-Eiichiro Oda’s One Piece feels like the child of Dragon Ball and classic Looney Tunes/Tom & Jerry shorts. It being a post-Dragon Ball work is kind of obvious like Veronica Mars being post-Buffy is obvious–Luffy is definitely in the Goku mold, though exponentially dumber, and the escalating stakes over the course of the series should be familiar to anyone who’s even accidentally seen an episode of Dragon Ball Z–but the humor isn’t as much of a direct descendent. It’s a little more sophisticated. Not by much, Sanji’s whole gimmick is proof positive of that, but maybe like two notches on the “dumb joke” dial.

-The Looney Tunes/Tom & Jerry stuff is harder to pin down. I hesitate to call it an influence the way I can with DB, but there’s definitely a connection to be made. One Piece has the usual manga physical humor, like Nami handing out dummy smacks to every guy in the cast despite being the second weakest member of the crew, but it’s delivered alongside gags based around subverted expectations and hardcore slapstick. That’s stuff that I definitely associate with Looney Tunes and Tom & Jerry. Luffy’s pliable body lends itself very well to that kind of stuff, which is probably why I made that connection in the first place. Maybe I’m off-base, but I haven’t been able to get the comparison out of my head.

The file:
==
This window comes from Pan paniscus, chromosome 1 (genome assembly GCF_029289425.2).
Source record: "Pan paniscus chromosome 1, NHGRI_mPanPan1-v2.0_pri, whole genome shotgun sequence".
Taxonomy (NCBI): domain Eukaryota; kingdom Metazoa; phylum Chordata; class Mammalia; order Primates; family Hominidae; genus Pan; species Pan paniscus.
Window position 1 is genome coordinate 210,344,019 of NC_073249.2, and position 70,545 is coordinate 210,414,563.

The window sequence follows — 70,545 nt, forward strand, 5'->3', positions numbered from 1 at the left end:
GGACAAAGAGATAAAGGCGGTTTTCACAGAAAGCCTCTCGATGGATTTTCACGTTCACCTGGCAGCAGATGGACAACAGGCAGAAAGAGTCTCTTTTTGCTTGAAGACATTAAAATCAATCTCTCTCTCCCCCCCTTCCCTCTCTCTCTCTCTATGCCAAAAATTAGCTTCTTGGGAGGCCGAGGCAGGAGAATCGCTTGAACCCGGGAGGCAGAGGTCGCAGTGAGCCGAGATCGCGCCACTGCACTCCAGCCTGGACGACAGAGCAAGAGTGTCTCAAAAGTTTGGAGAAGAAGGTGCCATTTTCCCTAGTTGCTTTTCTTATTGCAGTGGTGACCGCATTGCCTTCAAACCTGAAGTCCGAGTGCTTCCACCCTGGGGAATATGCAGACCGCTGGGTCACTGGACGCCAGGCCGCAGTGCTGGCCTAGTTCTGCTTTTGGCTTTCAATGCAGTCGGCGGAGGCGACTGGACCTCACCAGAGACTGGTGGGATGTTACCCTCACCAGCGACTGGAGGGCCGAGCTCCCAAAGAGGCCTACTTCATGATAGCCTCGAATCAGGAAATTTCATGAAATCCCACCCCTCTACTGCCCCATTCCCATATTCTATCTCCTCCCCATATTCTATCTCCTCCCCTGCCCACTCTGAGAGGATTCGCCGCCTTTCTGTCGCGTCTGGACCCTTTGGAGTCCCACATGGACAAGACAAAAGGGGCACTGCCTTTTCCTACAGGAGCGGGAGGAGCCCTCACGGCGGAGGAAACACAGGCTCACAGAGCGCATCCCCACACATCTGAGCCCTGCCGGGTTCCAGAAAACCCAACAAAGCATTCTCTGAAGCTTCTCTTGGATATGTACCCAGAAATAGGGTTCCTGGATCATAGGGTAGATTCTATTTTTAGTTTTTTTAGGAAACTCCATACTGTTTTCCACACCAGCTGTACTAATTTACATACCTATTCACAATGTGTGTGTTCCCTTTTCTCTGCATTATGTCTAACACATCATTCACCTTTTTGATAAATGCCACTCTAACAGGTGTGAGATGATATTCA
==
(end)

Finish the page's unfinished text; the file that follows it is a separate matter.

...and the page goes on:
-This clip is pretty much exactly what I mean. The humor isn’t quite the same as what you’d see in DB, but it wouldn’t be out of place in something like Duck Amuck.

[clip lost to the whims of hulu]